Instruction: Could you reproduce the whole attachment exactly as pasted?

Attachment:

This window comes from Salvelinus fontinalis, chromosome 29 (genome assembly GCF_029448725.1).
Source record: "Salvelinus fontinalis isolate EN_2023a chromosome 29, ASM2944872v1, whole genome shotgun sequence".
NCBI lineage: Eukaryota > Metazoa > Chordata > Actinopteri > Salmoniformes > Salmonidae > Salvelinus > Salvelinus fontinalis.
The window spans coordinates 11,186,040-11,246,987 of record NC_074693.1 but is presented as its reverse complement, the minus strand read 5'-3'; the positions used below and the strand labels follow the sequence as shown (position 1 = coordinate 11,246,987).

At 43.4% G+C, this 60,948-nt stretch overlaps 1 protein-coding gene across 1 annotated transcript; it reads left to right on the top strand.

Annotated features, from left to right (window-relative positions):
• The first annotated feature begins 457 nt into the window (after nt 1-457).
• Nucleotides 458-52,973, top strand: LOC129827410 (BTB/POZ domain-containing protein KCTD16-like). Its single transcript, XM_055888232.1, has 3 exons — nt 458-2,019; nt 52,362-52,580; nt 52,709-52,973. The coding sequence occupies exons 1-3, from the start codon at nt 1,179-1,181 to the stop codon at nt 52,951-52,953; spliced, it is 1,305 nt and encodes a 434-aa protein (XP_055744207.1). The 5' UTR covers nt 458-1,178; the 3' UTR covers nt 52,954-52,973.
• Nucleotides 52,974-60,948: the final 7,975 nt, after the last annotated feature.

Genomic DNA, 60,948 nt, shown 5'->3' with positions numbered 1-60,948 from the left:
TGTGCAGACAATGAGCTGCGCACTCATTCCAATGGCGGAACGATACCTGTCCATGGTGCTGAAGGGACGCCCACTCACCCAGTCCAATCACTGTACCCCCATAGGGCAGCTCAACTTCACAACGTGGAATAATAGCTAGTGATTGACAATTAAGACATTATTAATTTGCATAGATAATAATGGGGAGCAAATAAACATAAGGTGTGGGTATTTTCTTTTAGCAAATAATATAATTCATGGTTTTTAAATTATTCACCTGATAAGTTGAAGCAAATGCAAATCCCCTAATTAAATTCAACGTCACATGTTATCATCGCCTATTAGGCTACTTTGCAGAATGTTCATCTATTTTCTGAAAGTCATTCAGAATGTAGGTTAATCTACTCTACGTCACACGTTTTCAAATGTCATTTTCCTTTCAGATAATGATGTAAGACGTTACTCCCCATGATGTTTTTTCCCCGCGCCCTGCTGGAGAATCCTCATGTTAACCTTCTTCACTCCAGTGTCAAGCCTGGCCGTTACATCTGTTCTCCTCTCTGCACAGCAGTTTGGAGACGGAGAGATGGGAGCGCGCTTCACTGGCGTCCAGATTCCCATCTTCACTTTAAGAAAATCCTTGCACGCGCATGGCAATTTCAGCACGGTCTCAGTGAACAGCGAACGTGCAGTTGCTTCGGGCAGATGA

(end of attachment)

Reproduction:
This window comes from Salvelinus fontinalis, chromosome 29 (genome assembly GCF_029448725.1).
Source record: "Salvelinus fontinalis isolate EN_2023a chromosome 29, ASM2944872v1, whole genome shotgun sequence".
NCBI lineage: Eukaryota > Metazoa > Chordata > Actinopteri > Salmoniformes > Salmonidae > Salvelinus > Salvelinus fontinalis.
The window spans coordinates 11,186,040-11,246,987 of record NC_074693.1 but is presented as its reverse complement, the minus strand read 5'-3'; the positions used below and the strand labels follow the sequence as shown (position 1 = coordinate 11,246,987).

At 43.4% G+C, this 60,948-nt stretch overlaps 1 protein-coding gene across 1 annotated transcript; it reads left to right on the top strand.

Annotated features, from left to right (window-relative positions):
• The first annotated feature begins 457 nt into the window (after nt 1-457).
• Nucleotides 458-52,973, top strand: LOC129827410 (BTB/POZ domain-containing protein KCTD16-like). Its single transcript, XM_055888232.1, has 3 exons — nt 458-2,019; nt 52,362-52,580; nt 52,709-52,973. The coding sequence occupies exons 1-3, from the start codon at nt 1,179-1,181 to the stop codon at nt 52,951-52,953; spliced, it is 1,305 nt and encodes a 434-aa protein (XP_055744207.1). The 5' UTR covers nt 458-1,178; the 3' UTR covers nt 52,954-52,973.
• Nucleotides 52,974-60,948: the final 7,975 nt, after the last annotated feature.

Genomic DNA, 60,948 nt, shown 5'->3' with positions numbered 1-60,948 from the left:
TGTGCAGACAATGAGCTGCGCACTCATTCCAATGGCGGAACGATACCTGTCCATGGTGCTGAAGGGACGCCCACTCACCCAGTCCAATCACTGTACCCCCATAGGGCAGCTCAACTTCACAACGTGGAATAATAGCTAGTGATTGACAATTAAGACATTATTAATTTGCATAGATAATAATGGGGAGCAAATAAACATAAGGTGTGGGTATTTTCTTTTAGCAAATAATATAATTCATGGTTTTTAAATTATTCACCTGATAAGTTGAAGCAAATGCAAATCCCCTAATTAAATTCAACGTCACATGTTATCATCGCCTATTAGGCTACTTTGCAGAATGTTCATCTATTTTCTGAAAGTCATTCAGAATGTAGGTTAATCTACTCTACGTCACACGTTTTCAAATGTCATTTTCCTTTCAGATAATGATGTAAGACGTTACTCCCCATGATGTTTTTTCCCCGCGCCCTGCTGGAGAATCCTCATGTTAACCTTCTTCACTCCAGTGTCAAGCCTGGCCGTTACATCTGTTCTCCTCTCTGCACAGCAGTTTGGAGACGGAGAGATGGGAGCGCGCTTCACTGGCGTCCAGATTCCCATCTTCACTTTAAGAAAATCCTTGCACGCGCATGGCAATTTCAGCACGGTCTCAGTGAACAGCGAACGTGCAGTTGCTTCGGGCAGATGA